Over the past two decades, the military market has widely embraced the use of monolithic microwave integrated circuits (MMIC). The MMIC Program of the mid-1980s brought about significant advances in the design, manufacture and test capability of GaAs MMIC components. The advantages of using MMICs over their MIC/discrete hybrid counterparts include lower total cost, easier assembly and more consistent performance, and the impact of these advantages increases with the frequency of operation. Components used in today’s military systems must exhibit very high performance, and be robust enough to operate in harsh land-, sea- and air-based environments. While a discrete solution generally provides the fewest sacrifices in electrical performance, achieving consistent results in volume production at Ka-band, without the use of MMICs, can be challenging.

While MMIC components and subsystems find use across the microwave and millimeter-wave spectrum, the Ka-band, and in particular the 29 to 36 GHz band, is home to many important applications for MMIC components. A relative null in the RF absorption of the atmosphere near the middle of this band drives the use of many military electronic warfare (EW) applications including radar, missile seekers and target acquisition. This same feature is also useful for other applications such as military/satellite communications, radio astronomy, radio navigation and of course the terrestrial point-to-point microwave radio band from 31.8 to 33.4 GHz. While it can be less expensive to build communications systems at lower frequencies, the shorter wavelengths associated with the millimeter-wave bands offers several system level advantages, including smaller antennas for a given beam width and more accurate target acquisition capabilities.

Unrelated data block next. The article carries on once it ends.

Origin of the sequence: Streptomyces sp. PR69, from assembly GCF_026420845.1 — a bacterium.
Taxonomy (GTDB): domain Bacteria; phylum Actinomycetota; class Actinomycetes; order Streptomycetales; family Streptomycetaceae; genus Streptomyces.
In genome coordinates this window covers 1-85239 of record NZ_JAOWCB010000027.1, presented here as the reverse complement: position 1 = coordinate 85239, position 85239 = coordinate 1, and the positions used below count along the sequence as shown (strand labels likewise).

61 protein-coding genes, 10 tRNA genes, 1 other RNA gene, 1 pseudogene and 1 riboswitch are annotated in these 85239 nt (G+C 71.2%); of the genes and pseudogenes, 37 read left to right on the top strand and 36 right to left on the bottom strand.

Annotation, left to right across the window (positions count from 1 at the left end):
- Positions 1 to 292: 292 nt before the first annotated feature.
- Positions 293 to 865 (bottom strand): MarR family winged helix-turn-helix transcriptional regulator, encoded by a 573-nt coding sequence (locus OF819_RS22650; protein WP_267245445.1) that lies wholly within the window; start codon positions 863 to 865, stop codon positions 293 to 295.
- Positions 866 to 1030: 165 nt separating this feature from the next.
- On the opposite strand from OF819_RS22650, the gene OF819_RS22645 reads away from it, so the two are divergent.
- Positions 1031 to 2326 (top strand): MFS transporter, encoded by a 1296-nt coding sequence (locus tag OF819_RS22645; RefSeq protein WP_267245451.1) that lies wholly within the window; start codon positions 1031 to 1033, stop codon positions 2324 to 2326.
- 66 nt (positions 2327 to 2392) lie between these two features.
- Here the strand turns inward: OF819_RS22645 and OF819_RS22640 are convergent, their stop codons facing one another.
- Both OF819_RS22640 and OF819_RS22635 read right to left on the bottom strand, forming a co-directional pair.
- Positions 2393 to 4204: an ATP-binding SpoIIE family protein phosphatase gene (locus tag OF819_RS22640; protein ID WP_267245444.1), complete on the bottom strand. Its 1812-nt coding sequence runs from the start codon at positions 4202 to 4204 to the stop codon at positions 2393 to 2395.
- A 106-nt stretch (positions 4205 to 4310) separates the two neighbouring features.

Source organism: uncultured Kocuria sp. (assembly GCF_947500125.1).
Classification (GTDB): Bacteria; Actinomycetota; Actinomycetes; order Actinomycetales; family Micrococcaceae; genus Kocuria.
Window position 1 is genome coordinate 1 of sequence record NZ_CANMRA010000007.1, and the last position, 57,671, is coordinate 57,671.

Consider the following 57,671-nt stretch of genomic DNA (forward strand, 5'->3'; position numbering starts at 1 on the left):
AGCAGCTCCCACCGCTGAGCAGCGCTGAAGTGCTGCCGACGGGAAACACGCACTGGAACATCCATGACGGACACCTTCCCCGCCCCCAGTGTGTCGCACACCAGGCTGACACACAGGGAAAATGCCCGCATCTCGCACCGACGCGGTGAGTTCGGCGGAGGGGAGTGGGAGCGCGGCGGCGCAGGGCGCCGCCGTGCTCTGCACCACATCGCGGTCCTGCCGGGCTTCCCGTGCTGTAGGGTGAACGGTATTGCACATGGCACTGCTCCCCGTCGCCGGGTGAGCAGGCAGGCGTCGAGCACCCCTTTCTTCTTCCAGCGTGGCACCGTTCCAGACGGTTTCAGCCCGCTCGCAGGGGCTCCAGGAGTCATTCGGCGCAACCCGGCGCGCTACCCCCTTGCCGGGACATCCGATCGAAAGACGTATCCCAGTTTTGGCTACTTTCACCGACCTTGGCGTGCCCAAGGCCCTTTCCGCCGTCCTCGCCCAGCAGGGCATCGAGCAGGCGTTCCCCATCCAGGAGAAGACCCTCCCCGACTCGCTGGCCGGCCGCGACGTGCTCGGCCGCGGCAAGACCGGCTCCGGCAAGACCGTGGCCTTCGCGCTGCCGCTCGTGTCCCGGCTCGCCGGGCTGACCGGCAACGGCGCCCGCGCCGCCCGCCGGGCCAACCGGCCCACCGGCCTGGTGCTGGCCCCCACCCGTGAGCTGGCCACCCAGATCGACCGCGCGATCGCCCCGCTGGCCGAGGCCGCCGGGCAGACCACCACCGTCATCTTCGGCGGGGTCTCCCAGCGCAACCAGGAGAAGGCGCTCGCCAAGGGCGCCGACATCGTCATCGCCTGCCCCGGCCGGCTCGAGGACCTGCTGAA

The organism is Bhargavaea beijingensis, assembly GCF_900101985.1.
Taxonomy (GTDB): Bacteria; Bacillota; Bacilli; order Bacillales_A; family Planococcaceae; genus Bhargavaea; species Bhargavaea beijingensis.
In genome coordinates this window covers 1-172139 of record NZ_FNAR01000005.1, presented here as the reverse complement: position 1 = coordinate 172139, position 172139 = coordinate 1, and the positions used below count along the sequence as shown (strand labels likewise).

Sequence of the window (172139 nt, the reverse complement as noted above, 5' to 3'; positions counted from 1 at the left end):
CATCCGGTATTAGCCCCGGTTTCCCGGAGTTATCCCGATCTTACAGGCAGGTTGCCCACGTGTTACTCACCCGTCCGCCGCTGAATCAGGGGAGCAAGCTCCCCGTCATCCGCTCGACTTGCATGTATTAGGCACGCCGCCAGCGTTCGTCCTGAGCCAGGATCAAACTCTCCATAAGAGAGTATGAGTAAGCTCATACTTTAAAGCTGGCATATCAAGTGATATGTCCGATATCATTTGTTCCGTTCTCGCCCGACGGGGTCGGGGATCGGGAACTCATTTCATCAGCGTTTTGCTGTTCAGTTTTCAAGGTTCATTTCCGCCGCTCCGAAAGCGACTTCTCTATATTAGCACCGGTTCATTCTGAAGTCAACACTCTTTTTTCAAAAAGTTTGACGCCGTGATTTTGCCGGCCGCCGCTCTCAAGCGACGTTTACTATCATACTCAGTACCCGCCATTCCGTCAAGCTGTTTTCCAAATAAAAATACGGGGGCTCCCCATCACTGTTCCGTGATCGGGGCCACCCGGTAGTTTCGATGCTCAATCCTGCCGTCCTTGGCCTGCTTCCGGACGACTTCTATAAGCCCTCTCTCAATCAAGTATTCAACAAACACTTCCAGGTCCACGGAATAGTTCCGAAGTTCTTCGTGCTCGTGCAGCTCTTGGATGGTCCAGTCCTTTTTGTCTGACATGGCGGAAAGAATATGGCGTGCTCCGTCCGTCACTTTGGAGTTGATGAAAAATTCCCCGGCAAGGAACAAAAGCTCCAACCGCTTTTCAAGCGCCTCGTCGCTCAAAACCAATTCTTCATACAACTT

In order to address these applications specifically, Hittite Microwave has released the HMC566 GaAs pHEMT (pseudomorphic high electron mobility transistor) MMIC low noise amplifier (LNA). The HMC566 is a wide band LNA chip that is specified from 29 to 36 GHz. The device employs a four-stage single-ended topology where the first two input stages of the amplifier are optimized for lowest noise figure, while the output stage is matched to provide broad, flat output P1dB and output IP3 characteristics. Each of the four stages is independently self-biased. Bond pads for all drain bias lines (Vdd1, Vdd2, Vdd3 and Vdd4) are presented on one side of the chip, and only a few bias decoupling capacitors are required to achieve unconditional stability. The HMC566 also features on-chip DC blocks on the RF input and output, and the amplifier is suitable for either epoxy or eutectic die attach.

The HMC566 LNA provides 20 dB of small-signal gain and 2.8 dB of noise figure at mid-band (see Figure 1). The LNA also provides a positive gain slope across the operating band, which will be especially welcome in subsystem applications where the amplifier is operated over a wider band. This feature serves to counteract the inherent insertion loss roll-off versus frequency exhibited by microwave and millimeter-wave printed circuit substrates and interconnects. The small-signal gain level is generally monotonic versus temperature allowing for straightforward temperature compensation if required at the system level. The noise figure performance of the HMC566 is well behaved and generally increases by 1 dB or less from +25° to +85°C.